Amazon's consumer chief says the company is 'like the Bernie Sanders of employers' but that 'we actually deliver a progressive workplace for our constituents'

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Amazon's consumer chief says the company is 'like the Bernie Sanders of employers' but that 'we actually deliver a progressive workplace for our constituents'
Dave Clark, Amazon's chief of worldwide consumer.REUTERS/Lindsey Wasson
  • Amazon's Dave Clark issued a fiery response to Bernie Sanders' visit to its Alabama warehouse.
  • "We actually deliver a progressive workplace for our constituents," Clark said.
  • Sanders has come out in support of the union and criticized Amazon CEO Jeff Bezos' fortune.

Amazon's consumer chief is firing back at Sen. Bernie Sanders ahead of the Vermont politician's visit to Amazon's Alabama warehouse amid a union vote.

Sanders has plans to visit Birmingham, Alabama, on Friday to meet with Amazon workers in the final days of a vote to unionize at Amazon's Bessemer fulfillment center. Dave Clark, who serves as CEO of worldwide consumer at Amazon, issued a fiery statement on Wednesday in response to Sanders' visit.

"I welcome the Senator to Birmingham and appreciate his push for a progressive workplace," Clark said in a statement to Insider. "I often say we are the Bernie Sanders of employers, but that's not quite right because we actually deliver a progressive workplace for our constituents: a $15 minimum wage, health care from day one, career progression, and a safe and inclusive work environment."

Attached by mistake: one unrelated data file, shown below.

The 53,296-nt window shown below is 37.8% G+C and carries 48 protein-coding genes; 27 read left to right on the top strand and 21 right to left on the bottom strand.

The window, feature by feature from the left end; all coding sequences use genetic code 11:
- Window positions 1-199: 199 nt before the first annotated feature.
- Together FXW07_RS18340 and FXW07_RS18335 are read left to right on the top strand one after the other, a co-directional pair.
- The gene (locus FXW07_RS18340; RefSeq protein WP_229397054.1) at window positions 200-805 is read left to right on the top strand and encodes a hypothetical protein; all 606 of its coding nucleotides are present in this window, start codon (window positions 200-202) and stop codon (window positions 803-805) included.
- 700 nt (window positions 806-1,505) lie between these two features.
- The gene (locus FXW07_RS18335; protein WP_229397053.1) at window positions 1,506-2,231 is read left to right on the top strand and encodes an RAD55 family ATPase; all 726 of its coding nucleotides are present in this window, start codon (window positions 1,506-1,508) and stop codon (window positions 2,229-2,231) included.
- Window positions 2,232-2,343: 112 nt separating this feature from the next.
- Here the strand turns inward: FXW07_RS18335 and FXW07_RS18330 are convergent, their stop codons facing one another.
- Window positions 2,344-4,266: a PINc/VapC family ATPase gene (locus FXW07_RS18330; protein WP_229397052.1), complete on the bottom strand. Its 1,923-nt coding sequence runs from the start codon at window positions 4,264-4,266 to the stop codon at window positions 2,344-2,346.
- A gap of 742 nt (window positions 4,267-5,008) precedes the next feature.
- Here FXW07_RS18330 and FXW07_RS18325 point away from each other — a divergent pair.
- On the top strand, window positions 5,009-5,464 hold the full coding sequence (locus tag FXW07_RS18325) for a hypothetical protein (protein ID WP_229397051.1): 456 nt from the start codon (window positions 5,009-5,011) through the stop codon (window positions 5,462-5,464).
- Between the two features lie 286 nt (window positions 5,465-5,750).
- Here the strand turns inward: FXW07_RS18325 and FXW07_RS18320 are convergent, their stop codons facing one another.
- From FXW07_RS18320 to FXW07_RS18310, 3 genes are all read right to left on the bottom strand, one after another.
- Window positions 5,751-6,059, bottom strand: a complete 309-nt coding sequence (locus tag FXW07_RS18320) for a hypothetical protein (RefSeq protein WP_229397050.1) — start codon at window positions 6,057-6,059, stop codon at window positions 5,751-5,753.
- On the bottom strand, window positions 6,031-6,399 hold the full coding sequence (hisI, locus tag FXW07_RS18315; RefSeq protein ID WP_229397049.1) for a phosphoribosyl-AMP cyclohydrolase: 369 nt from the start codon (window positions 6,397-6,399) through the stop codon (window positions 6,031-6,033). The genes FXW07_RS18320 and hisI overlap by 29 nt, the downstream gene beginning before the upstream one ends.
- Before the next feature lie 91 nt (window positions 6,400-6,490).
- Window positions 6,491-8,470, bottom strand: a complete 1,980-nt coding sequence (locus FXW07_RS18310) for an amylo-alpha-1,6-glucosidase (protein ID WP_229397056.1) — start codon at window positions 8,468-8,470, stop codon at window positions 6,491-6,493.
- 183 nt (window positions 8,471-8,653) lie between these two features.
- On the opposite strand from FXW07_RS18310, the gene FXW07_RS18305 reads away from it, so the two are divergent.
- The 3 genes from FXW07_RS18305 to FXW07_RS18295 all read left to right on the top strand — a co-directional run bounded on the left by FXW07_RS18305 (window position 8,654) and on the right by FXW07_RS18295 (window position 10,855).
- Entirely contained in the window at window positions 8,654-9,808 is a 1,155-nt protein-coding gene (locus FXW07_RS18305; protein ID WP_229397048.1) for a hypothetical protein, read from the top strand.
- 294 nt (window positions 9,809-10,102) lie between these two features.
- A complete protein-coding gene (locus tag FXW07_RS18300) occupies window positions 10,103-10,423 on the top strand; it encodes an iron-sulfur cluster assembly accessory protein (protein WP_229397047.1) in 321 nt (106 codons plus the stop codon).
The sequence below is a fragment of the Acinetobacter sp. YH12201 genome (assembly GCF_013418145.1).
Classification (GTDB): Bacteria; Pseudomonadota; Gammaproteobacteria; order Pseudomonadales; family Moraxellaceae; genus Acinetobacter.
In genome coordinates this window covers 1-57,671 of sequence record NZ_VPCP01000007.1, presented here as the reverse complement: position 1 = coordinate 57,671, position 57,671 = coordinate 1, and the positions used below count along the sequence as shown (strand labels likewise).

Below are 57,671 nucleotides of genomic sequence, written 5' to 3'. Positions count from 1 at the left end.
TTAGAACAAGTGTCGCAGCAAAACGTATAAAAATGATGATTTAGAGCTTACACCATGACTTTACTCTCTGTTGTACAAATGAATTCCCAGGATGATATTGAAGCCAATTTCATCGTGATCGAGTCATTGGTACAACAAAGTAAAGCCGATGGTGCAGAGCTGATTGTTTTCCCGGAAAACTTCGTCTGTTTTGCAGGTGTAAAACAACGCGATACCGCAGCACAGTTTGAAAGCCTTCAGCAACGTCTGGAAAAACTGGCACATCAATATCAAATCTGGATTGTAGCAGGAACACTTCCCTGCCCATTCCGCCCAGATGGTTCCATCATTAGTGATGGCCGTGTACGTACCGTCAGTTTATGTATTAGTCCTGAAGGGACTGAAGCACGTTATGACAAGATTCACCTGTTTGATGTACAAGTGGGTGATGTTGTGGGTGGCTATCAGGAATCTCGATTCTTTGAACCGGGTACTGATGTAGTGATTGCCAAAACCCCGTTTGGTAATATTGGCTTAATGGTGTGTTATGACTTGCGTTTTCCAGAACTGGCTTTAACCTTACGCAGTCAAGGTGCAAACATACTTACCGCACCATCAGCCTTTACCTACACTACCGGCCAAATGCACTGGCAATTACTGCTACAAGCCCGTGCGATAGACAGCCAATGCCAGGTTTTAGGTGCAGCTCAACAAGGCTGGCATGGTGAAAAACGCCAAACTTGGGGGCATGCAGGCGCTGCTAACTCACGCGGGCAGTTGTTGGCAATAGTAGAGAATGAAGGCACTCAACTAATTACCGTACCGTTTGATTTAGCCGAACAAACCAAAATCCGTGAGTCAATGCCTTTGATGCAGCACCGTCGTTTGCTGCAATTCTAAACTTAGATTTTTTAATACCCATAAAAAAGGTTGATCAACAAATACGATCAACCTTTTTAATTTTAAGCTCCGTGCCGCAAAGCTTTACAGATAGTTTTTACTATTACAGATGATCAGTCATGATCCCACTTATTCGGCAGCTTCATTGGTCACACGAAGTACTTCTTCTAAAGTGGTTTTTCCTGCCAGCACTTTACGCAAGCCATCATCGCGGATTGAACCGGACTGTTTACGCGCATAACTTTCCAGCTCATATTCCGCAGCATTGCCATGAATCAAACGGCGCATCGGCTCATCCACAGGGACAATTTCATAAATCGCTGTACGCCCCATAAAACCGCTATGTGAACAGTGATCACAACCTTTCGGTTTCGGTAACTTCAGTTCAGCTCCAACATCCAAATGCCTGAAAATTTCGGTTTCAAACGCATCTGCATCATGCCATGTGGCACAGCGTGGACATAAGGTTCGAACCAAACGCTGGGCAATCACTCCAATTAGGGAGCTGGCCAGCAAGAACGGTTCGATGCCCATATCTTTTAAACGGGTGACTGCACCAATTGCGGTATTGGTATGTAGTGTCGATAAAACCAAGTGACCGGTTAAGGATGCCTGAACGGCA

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"So if you want to hear about $15 an hour and health care, Senator Sanders will be speaking downtown. But if you would like to make at least $15 an hour and have good health care, Amazon is hiring," Clark said.

Sanders' trip to Alabama comes as roughly 6,000 Amazon workers vote on whether or not to form a union, which would be the first at the company. The vote closes on March 29 and votes will be tallied on March 30.

Amazon has staunchly opposed the formation of a union, arguing that it would only cost workers more money in dues and provide benefits Amazon already gives them.

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The company has aggressively pushed employees to vote against unionizing. Employees told Insider that Amazon had started handing out "vote no" pins and hosting frequent informational meetings about unions in addition to airing anti-union ads on Twitch and placing signs in bathrooms.

Sanders has been an outspoken critic of Amazon CEO Jeff Bezos over his $184 billion fortune, and has come out in support of the Alabama employees' unionization efforts.

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